Sleep indicators  

After confirming that the sharks were sleeping, the team looked for physical traits that could be used as potential indicators of sleep in other shark species. 

The researchers identified the most obvious indicator of sleep, other than metabolic activity, to be a rigid, flat body posture while the sharks rested. During the day, the sharks displayed this posture much more while resting. "This might suggest that animals fell asleep faster during the day," the researchers wrote in the paper.

In most other animals, one of the most reliable indicators of sleep is when an animal closes its eyes for a prolonged period. However, draughtsboard sharks sometimes kept their eyes open during sleep.

A carpet shark rests on the seafloor with its eyes open. (Image credit: Shutterstock)
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When the sharks slept during the day, they almost always had their eyes closed. But when they slept at night, the sharks had their eyes open around 38% of the time. "This suggests that eye closure is more likely associated with an external factor, such as the presence of light rather than sleep," the researchers wrote in the paper.  

Do all sharks sleep? 

Not all sharks can sleep. Only sharks capable of buccal pumping — a process that involves pumping water over the sharks' gills to ensure a fresh supply of oxygen — can stay in one place. For example, larger sharks must move continuously to pump oxygen-rich water over their gills, according to the paper. However, the new study suggests that sleep is probably found in most shark species, the researchers wrote. Exactly how they sleep, though, is likely to vary among different groups.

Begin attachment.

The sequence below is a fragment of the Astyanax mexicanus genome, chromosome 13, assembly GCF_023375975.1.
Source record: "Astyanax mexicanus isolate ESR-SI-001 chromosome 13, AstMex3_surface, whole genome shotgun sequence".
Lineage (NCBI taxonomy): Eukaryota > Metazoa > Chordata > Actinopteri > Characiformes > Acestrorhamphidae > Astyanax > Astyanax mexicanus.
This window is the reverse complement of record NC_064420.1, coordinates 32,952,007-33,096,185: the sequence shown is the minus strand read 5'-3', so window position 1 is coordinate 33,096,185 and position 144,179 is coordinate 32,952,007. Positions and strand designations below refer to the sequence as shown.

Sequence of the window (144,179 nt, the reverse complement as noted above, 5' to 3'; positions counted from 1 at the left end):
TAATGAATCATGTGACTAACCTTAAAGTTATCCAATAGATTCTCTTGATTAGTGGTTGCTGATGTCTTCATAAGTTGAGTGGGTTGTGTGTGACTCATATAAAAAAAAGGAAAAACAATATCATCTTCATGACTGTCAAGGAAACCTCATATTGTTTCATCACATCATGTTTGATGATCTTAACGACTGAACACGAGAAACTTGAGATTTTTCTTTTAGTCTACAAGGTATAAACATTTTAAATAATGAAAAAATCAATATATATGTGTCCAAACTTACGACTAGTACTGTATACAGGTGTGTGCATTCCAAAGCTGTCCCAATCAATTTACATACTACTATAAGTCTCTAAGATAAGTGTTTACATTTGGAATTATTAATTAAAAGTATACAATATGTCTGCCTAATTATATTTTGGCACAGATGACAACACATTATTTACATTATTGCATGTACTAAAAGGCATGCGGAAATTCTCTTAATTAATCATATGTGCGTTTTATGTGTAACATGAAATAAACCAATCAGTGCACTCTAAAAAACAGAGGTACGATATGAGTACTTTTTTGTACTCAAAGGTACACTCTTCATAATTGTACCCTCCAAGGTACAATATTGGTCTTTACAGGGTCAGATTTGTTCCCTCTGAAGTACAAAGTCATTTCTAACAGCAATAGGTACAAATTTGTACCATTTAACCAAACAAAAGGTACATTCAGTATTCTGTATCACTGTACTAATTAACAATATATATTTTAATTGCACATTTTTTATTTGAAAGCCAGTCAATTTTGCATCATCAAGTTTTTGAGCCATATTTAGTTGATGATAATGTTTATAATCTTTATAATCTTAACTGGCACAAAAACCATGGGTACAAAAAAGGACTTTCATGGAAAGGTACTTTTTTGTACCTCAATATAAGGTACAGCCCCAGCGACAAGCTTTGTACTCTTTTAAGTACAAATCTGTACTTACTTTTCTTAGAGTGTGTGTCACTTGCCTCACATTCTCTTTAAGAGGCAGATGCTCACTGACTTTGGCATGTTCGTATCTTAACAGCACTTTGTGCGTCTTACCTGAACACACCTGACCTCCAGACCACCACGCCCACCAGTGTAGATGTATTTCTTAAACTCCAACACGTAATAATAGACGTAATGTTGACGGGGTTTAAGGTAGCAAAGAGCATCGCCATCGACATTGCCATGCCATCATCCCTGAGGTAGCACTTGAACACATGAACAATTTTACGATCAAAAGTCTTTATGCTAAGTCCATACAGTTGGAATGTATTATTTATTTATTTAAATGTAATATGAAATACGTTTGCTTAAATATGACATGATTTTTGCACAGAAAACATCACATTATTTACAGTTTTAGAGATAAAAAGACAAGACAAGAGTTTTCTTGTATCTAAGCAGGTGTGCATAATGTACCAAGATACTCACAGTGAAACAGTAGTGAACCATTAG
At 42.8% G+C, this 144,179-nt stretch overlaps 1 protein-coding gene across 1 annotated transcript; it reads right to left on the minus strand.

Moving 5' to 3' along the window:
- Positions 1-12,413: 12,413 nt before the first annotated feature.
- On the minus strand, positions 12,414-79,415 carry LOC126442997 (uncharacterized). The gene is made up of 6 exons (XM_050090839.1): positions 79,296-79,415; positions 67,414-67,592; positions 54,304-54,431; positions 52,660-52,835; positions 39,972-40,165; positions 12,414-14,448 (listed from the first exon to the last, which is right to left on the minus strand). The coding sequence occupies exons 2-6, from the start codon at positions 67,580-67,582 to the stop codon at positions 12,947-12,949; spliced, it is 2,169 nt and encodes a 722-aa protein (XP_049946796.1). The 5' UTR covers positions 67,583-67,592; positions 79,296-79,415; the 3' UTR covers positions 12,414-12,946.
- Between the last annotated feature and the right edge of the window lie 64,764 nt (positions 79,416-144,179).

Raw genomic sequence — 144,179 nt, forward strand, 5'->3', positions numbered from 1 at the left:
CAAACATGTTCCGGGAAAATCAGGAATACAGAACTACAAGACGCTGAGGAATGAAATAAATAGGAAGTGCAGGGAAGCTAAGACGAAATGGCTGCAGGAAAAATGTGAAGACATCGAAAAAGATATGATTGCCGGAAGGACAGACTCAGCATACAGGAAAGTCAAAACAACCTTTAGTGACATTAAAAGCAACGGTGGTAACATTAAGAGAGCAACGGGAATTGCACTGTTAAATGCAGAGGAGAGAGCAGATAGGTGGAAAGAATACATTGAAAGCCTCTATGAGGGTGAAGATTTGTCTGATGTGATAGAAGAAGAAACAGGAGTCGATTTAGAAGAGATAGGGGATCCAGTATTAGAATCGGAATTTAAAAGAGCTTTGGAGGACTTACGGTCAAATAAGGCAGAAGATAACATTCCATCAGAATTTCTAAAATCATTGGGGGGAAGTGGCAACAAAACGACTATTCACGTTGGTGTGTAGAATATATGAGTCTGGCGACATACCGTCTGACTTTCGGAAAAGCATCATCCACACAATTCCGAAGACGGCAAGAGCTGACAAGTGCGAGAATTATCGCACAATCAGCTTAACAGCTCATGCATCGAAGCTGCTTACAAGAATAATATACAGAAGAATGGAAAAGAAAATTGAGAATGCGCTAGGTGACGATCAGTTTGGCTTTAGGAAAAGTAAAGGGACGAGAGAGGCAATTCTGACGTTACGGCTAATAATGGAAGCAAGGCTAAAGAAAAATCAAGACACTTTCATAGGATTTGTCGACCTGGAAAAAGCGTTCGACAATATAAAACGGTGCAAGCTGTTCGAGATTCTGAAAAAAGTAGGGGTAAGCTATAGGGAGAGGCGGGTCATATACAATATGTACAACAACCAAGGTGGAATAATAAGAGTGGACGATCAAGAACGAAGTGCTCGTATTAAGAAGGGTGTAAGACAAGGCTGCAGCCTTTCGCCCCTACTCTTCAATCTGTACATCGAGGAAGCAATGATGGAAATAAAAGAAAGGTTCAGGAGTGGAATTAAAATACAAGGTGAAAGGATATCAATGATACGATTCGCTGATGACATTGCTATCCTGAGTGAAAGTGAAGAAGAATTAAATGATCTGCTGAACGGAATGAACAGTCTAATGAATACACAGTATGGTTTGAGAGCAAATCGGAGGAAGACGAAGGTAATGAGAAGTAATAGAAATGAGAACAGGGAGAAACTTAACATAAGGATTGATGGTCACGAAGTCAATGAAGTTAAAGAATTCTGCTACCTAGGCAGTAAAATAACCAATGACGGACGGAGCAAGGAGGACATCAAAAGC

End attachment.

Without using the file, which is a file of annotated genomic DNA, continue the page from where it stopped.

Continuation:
Great white sharks (Carcharodon carcharias), for instance, cannot enter a restful state to sleep and must continue to swim or risk running out of oxygen. But if smaller sharks like draughtsboard sharks need to sleep, then it is highly likely that great white sharks would need to sleep too. 

Larger sharks, such as great white sharks (Carcharodon carcharias), must continuously keep swimming so have probably evolved a way to sleep on the move. (Image credit: Shutterstock)
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An older study, published in 1977 in the journal Brain Research (opens in new tab), showed that in the shark species spiny dogfish (Squalus acanthias), the nerves used to coordinate swimming movements were located in the spine and not the brain. This might suggest that larger non-buccal pumping sharks might actually be able to have their brains resting or sleeping without having to stop swimming, but more research is needed to confirm that hypothesis.

The researchers also hope that the new study can help answer questions about how and when sleep evolved in other animals, such as humans, because sharks are some of the oldest vertebrates and diverged from humans at least 440 million years ago, according to a fossil of a common ancestor between humans and sharks found in 2018, Live Science previously reported

"Sharks represent the earliest group of jawed vertebrates and, therefore, may provide original insight into the evolution of sleep in vertebrates," the researchers wrote in the paper.

Originally published on Live Science.

Harry Baker
Staff Writer

Harry is a U.K.-based staff writer at Live Science. He studied Marine Biology at the University of Exeter (Penryn campus) and after graduating started his own blog site "Marine Madness," which he continues to run with other ocean enthusiasts. He is also interested in evolution, climate change, robots, space exploration, environmental conservation and anything that's been fossilized. When not at work he can be found watching sci-fi films, playing old Pokemon games or running (probably slower than he'd like).